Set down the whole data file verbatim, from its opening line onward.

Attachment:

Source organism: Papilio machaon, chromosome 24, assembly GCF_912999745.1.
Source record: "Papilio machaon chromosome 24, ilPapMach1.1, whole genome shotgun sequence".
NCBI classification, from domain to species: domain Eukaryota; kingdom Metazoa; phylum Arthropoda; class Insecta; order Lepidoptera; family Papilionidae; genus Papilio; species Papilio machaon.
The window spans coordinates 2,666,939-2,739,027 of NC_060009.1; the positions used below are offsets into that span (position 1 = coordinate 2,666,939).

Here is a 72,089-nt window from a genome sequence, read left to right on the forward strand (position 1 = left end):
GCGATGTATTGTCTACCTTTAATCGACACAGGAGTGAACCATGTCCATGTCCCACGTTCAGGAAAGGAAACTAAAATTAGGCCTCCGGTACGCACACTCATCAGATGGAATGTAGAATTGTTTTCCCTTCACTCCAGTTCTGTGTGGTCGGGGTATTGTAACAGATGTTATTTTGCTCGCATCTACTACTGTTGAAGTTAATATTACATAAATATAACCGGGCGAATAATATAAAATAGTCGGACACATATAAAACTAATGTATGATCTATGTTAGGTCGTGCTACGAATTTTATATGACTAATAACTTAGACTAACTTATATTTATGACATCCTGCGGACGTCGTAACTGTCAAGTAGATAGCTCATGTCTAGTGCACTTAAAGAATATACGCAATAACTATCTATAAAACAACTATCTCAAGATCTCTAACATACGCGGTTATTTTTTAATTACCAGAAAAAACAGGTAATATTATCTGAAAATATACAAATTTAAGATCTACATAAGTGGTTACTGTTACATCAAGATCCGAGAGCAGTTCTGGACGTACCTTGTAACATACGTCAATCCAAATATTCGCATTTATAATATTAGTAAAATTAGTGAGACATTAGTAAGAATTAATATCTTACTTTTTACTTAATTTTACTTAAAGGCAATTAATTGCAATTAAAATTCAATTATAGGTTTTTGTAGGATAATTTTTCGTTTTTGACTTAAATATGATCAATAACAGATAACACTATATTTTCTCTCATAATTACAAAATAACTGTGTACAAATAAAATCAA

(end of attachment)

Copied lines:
Source organism: Papilio machaon, chromosome 24, assembly GCF_912999745.1.
Source record: "Papilio machaon chromosome 24, ilPapMach1.1, whole genome shotgun sequence".
NCBI classification, from domain to species: domain Eukaryota; kingdom Metazoa; phylum Arthropoda; class Insecta; order Lepidoptera; family Papilionidae; genus Papilio; species Papilio machaon.
The window spans coordinates 2,666,939-2,739,027 of NC_060009.1; the positions used below are offsets into that span (position 1 = coordinate 2,666,939).

Here is a 72,089-nt window from a genome sequence, read left to right on the forward strand (position 1 = left end):
GCGATGTATTGTCTACCTTTAATCGACACAGGAGTGAACCATGTCCATGTCCCACGTTCAGGAAAGGAAACTAAAATTAGGCCTCCGGTACGCACACTCATCAGATGGAATGTAGAATTGTTTTCCCTTCACTCCAGTTCTGTGTGGTCGGGGTATTGTAACAGATGTTATTTTGCTCGCATCTACTACTGTTGAAGTTAATATTACATAAATATAACCGGGCGAATAATATAAAATAGTCGGACACATATAAAACTAATGTATGATCTATGTTAGGTCGTGCTACGAATTTTATATGACTAATAACTTAGACTAACTTATATTTATGACATCCTGCGGACGTCGTAACTGTCAAGTAGATAGCTCATGTCTAGTGCACTTAAAGAATATACGCAATAACTATCTATAAAACAACTATCTCAAGATCTCTAACATACGCGGTTATTTTTTAATTACCAGAAAAAACAGGTAATATTATCTGAAAATATACAAATTTAAGATCTACATAAGTGGTTACTGTTACATCAAGATCCGAGAGCAGTTCTGGACGTACCTTGTAACATACGTCAATCCAAATATTCGCATTTATAATATTAGTAAAATTAGTGAGACATTAGTAAGAATTAATATCTTACTTTTTACTTAATTTTACTTAAAGGCAATTAATTGCAATTAAAATTCAATTATAGGTTTTTGTAGGATAATTTTTCGTTTTTGACTTAAATATGATCAATAACAGATAACACTATATTTTCTCTCATAATTACAAAATAACTGTGTACAAATAAAATCAA